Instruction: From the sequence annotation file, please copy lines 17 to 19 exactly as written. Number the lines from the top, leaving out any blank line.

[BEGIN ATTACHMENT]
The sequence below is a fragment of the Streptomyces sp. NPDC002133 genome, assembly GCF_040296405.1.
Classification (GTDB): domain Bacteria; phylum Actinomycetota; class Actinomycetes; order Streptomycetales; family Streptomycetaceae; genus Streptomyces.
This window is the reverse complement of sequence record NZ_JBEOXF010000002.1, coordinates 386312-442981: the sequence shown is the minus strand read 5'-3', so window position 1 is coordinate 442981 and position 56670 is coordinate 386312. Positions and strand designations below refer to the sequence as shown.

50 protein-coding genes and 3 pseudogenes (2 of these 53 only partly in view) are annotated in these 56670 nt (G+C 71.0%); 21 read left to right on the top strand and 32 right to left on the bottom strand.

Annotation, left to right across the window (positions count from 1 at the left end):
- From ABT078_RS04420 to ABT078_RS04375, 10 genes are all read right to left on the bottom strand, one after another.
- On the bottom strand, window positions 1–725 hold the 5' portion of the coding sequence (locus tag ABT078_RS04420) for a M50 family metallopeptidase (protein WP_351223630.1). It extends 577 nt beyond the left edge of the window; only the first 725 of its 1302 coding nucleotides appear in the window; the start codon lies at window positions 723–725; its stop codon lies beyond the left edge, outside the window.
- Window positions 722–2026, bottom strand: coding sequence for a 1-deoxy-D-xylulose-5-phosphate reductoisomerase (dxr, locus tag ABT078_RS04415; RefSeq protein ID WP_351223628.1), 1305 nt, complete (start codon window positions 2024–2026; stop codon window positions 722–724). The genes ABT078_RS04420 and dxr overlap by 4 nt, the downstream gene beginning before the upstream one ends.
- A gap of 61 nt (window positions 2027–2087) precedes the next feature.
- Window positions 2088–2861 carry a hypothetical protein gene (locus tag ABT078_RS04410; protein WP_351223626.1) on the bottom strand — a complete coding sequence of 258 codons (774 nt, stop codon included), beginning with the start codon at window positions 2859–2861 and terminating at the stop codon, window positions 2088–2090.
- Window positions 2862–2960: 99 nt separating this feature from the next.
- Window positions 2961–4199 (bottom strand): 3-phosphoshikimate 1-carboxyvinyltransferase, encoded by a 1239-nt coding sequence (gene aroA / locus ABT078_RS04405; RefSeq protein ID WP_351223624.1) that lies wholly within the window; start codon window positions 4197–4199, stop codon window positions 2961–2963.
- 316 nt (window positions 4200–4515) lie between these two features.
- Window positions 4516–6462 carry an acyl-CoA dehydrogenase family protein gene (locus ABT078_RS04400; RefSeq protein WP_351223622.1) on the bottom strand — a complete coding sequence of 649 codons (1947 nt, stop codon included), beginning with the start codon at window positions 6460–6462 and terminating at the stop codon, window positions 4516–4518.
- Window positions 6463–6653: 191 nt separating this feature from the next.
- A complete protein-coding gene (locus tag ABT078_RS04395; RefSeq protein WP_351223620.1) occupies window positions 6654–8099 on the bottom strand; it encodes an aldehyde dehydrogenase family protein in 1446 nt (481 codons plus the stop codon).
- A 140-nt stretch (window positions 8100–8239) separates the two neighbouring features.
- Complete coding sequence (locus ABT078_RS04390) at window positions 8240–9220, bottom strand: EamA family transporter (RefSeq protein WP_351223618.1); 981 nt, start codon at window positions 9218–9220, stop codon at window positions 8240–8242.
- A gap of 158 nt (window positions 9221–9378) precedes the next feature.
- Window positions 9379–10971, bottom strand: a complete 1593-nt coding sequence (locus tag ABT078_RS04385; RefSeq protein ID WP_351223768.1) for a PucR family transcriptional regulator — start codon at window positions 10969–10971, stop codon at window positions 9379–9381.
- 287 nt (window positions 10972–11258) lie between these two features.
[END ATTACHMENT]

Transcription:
- A 140-nt stretch (window positions 8100–8239) separates the two neighbouring features.
- Complete coding sequence (locus ABT078_RS04390) at window positions 8240–9220, bottom strand: EamA family transporter (RefSeq protein WP_351223618.1); 981 nt, start codon at window positions 9218–9220, stop codon at window positions 8240–8242.
- A gap of 158 nt (window positions 9221–9378) precedes the next feature.